This script can be used for anyone, even your manager. Your situational statement lets them know your current project. Sometimes you may find yourself working on a project that is no longer relevant, but it was never communicated to you. Using this script will open that communication. 

Posted 226 weeks ago

Composing a Disciplinary Action Memo

If you spend any amount of time managing others, you will come to a time when you need to compose and deliver a disciplinary action. This is one document many managers struggle with composing and delivering to employees. A disciplinary action memo should be written clearly and directly, without being aggressive. One that is confusing or vague will not change employee behavior, which is the exact purpose of this memo.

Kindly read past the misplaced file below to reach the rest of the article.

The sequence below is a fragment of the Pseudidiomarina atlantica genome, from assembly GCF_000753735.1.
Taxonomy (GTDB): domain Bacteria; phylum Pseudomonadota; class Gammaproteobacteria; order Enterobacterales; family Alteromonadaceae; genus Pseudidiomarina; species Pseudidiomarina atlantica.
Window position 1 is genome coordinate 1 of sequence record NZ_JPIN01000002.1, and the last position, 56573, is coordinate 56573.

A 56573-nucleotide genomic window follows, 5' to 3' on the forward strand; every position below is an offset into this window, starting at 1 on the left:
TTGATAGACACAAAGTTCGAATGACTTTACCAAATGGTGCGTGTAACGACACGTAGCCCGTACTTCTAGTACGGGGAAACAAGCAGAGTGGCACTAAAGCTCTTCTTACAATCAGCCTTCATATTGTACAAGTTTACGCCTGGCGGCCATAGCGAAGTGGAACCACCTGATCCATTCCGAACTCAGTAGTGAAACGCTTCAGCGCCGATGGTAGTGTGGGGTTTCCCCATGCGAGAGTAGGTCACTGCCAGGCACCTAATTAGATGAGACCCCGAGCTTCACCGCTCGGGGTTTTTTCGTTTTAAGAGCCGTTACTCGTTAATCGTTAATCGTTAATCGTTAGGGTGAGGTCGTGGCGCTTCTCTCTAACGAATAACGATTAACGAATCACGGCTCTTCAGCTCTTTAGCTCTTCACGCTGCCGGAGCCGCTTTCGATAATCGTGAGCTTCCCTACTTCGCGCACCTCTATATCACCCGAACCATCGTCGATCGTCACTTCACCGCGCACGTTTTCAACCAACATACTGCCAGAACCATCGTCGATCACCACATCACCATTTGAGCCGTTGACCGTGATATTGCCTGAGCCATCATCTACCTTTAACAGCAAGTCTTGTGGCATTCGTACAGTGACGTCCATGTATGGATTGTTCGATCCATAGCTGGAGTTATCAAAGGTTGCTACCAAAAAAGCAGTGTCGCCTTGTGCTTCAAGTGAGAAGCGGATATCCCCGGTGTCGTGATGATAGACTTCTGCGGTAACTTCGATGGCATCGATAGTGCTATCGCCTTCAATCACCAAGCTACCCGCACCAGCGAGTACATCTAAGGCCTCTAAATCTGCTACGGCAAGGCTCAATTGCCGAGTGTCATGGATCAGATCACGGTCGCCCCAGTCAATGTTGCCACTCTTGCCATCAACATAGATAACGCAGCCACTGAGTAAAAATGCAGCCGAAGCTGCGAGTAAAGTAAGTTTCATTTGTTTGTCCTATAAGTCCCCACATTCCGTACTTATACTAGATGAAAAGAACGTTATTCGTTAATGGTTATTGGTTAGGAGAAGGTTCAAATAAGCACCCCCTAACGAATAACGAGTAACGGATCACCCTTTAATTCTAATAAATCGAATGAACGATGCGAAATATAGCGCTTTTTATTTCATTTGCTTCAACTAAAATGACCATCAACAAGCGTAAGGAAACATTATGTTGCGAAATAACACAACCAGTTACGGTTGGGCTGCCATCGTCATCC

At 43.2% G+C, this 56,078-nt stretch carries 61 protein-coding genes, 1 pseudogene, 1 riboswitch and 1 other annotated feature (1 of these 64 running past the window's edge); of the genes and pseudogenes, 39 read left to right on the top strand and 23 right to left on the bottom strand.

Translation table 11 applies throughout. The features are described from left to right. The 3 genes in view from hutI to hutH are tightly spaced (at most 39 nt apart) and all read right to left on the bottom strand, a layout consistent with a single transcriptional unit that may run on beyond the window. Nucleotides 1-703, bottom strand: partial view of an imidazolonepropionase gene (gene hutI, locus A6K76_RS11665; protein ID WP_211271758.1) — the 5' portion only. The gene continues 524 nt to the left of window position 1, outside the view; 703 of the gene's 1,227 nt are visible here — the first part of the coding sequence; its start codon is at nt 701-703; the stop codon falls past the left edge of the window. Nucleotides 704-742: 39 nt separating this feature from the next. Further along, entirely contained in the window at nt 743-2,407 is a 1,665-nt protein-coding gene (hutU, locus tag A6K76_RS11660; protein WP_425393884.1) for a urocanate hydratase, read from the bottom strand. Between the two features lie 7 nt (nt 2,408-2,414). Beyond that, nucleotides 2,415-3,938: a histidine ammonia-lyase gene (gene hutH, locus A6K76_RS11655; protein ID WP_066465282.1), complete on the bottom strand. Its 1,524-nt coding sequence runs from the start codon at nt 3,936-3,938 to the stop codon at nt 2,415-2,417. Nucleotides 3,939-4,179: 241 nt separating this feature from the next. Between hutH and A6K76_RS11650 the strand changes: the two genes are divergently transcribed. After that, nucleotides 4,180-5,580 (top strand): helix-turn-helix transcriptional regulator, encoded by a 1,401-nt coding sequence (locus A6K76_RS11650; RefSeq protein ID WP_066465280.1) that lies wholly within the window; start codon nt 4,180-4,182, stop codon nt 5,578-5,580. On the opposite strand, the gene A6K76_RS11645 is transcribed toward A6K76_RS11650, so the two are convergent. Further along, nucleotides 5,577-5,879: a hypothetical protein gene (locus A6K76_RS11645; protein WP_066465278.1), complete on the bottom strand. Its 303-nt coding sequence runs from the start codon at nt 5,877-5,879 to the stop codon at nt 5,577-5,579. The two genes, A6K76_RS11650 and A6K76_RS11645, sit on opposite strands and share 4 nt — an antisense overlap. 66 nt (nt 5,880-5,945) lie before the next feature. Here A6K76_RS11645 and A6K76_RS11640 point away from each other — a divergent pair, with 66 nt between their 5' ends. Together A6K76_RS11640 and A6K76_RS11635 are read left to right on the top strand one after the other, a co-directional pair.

Here is an easy template to following when writing a disciplinary action. The memo can be composed with just four paragraphs, all focusing on specific behaviors, expectations, and results. Focused on the “what’s”, I refer to each paragraph as what happened, what was expected, so what, and now what.

What happened: Described the employee’s specific actions or behaviors. A behavior is something that is observable, measurable, and factual. When describing behaviors, avoid using absolutes (always, never) and generalities (attitude, attendance). Instead of saying an employee has “attendance issues” or is “always late”, focus on specific behaviors such as “late 5 times of 10 minutes or more during the month of June). 

What’s Expected: State the policy, procedure, or expectation violated. This can be as easy as copying and pasting from your employee handbook or procedure manual. When copying from a manual, reference the page and section, such as “as stated on page 52 of the Employee Handbook regarding dress code…”